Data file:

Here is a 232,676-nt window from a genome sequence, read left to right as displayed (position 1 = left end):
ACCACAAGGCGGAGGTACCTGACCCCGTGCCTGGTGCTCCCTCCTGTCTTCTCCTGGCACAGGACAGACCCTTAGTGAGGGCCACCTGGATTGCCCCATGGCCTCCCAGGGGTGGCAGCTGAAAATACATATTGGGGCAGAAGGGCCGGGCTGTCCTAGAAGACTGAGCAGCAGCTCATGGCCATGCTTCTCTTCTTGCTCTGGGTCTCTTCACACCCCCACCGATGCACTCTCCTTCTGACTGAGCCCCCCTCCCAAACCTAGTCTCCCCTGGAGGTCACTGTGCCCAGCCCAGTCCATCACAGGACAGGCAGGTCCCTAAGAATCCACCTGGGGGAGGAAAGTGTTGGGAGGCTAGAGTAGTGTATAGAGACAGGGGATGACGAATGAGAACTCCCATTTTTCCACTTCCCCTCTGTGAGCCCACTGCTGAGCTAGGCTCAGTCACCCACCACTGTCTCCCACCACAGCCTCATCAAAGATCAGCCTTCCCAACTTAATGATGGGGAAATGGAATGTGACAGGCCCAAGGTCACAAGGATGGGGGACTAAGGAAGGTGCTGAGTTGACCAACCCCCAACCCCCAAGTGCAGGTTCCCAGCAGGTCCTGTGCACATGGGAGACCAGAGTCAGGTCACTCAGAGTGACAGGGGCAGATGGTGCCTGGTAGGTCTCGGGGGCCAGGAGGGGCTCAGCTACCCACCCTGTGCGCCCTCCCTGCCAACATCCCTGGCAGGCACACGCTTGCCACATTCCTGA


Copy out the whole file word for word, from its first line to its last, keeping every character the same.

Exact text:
Here is a 232,676-nt window from a genome sequence, read left to right as displayed (position 1 = left end):
ACCACAAGGCGGAGGTACCTGACCCCGTGCCTGGTGCTCCCTCCTGTCTTCTCCTGGCACAGGACAGACCCTTAGTGAGGGCCACCTGGATTGCCCCATGGCCTCCCAGGGGTGGCAGCTGAAAATACATATTGGGGCAGAAGGGCCGGGCTGTCCTAGAAGACTGAGCAGCAGCTCATGGCCATGCTTCTCTTCTTGCTCTGGGTCTCTTCACACCCCCACCGATGCACTCTCCTTCTGACTGAGCCCCCCTCCCAAACCTAGTCTCCCCTGGAGGTCACTGTGCCCAGCCCAGTCCATCACAGGACAGGCAGGTCCCTAAGAATCCACCTGGGGGAGGAAAGTGTTGGGAGGCTAGAGTAGTGTATAGAGACAGGGGATGACGAATGAGAACTCCCATTTTTCCACTTCCCCTCTGTGAGCCCACTGCTGAGCTAGGCTCAGTCACCCACCACTGTCTCCCACCACAGCCTCATCAAAGATCAGCCTTCCCAACTTAATGATGGGGAAATGGAATGTGACAGGCCCAAGGTCACAAGGATGGGGGACTAAGGAAGGTGCTGAGTTGACCAACCCCCAACCCCCAAGTGCAGGTTCCCAGCAGGTCCTGTGCACATGGGAGACCAGAGTCAGGTCACTCAGAGTGACAGGGGCAGATGGTGCCTGGTAGGTCTCGGGGGCCAGGAGGGGCTCAGCTACCCACCCTGTGCGCCCTCCCTGCCAACATCCCTGGCAGGCACACGCTTGCCACATTCCTGA